When you want to get patriotic on the go, the code specifies that the flag shouldn't be draped over any sort of means of transportation, be it car, motorcycle, train, boat, subway, dune buggy, or whatever. Instead, it should be either fixed on a pole to the chassis or clamped on the right fender.

6. DON'T EVEN THINK ABOUT LAYING YOUR FLAG ON A PARADE FLOAT.

Participants on horseback hold U.S. flags during the annual Tournament of Roses Parade in Pasadena
Frederic J. Brown, AFP/Getty Images

Parades are a big part of American celebrations, and you'd better believe there are floats in those parades. These snail-paced, often extravagantly decorated vehicles might take ages to go a few blocks, but just because the flag might not catch wind doesn't mean it should be draped either. Treat a float like any other means of transportation and fly the flag vertically from a securely fastened staff.

If you're in a parade and carrying the flag in procession with other flags, the U.S. flag should be either on the marching right (like stage right) or in the front and center of the line.

7. YOU CAN FLY THE FLAG ALL YEAR ROUND IF IT'S NYLON.

Two flags hanging from houses on a quiet street.
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If a storm's coming, take down your flag. It's as easy as that. Despite the fact that the code says "the flag should not be displayed on days when the weather is inclement," it does make an exception for "when an all weather flag is displayed."

An all-weather flag is one made from nylon, polyester, or other non-absorbent materials, which shouldn't be hard to find—most flags nowadays are meant to be flown outdoors and are made of all-weather materials. Best to leave that old cotton flag properly stored indoors.

8. GET THE UNION SIDE RIGHT WHEN HANGING THE FLAG FROM A WINDOW.

American flag hanging in the window of a Banana Republic
Mario Tama, Getty Images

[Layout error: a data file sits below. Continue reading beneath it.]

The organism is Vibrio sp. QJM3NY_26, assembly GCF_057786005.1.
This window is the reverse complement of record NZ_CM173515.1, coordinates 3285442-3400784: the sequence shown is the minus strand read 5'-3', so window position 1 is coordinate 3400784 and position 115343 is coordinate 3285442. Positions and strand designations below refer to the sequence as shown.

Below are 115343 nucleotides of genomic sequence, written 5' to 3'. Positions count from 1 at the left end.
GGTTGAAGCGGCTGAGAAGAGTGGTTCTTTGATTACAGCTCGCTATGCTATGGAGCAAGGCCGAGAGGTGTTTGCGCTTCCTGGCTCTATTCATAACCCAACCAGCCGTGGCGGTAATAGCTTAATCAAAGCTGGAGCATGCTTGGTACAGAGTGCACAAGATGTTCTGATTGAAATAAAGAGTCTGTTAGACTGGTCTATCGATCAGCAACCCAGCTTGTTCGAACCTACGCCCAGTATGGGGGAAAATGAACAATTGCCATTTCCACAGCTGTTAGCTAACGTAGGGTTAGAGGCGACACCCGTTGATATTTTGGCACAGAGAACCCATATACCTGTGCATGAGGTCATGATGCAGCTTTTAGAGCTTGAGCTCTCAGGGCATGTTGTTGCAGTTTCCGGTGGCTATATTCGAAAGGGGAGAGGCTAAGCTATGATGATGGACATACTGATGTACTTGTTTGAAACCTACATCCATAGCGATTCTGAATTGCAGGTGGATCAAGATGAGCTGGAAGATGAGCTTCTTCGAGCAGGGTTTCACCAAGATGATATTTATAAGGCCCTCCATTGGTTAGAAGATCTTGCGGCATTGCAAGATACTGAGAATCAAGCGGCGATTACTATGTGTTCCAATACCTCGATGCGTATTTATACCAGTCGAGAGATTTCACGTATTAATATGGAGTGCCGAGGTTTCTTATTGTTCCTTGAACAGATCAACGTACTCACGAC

When you don't have a flag pole at your disposal, you can just hang the flag—but make sure it's the right positioning. When displayed either horizontally against a wall or vertically hanging in a window, the union portion of the flag should be the uppermost part and to the flag's own right—that is, to the observer's left.

9. YOU CAN STILL FLY YOUR FLAG IN THE DARK.

American flag at night
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Lowering or taking down the flag at sunset isn't strictly enforced by the code, it's just a "universal custom." Yet when "a patriotic effect is desired," you can let that thing soar at all hours of the day and night so long as it's "properly illuminated" during the evening and hours of darkness.

10. YOU NEED TO BE GEOGRAPHICALLY INCLINED WITH YOUR STREET FLAG.

American flag on city street
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Cities and towns across the country might want to adorn their fair streets with the stars and stripes, but even that has a strict set of rules.

When a city wants to fly the flag over the middle of the street, it needs to be suspended vertically with the union side of the flag pointing north on an east/west street or to the east on a north/south street.

11. MISSING SOME STARS ON YOUR FLAG? NO PROBLEM.

American Revolutionary Flag
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Say you dig up a flag from before Hawaii and Alaska joined the United States. What's a person to do if they want to fly their throwback flag with only 48 stars? Unless you are an official curator of a museum of American history, you will be fined. Just kidding—display your historical flag with pride.

The 50-star flag is the official flag, designated by President Dwight D. Eisenhower in 1959 (although the design wouldn't be official until July 4, 1960). But any personal flags lacking the full 50 stars may be displayed as long as they are in good condition, and they should be treated with the same respect and rules as the official flag.

12. MAKE SURE TO DISPLAY IT DURING PARTICULAR DAYS.

house with Americana
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You don't necessarily have to mark your calendars since the code specifies how the flag "should be displayed on all days," but it does call out some highlights—so maybe mark your calendar after all.

Make sure to fly that flag on New Year's Day; Inauguration Day; Martin Luther King Jr.'s birthday; Lincoln's birthday; Washington's birthday; National Vietnam War Veterans Day; Easter; Mother's Day; Armed Forces Day; Memorial Day; Flag Day; Father's Day; Independence Day; National Korean War Veterans Armistice Day; Labor Day; Constitution Day; Columbus Day; Navy Day; Veterans Day; Thanksgiving; Christmas; state holidays; states' dates of admission, and "such other days as may be proclaimed by the President of the United States."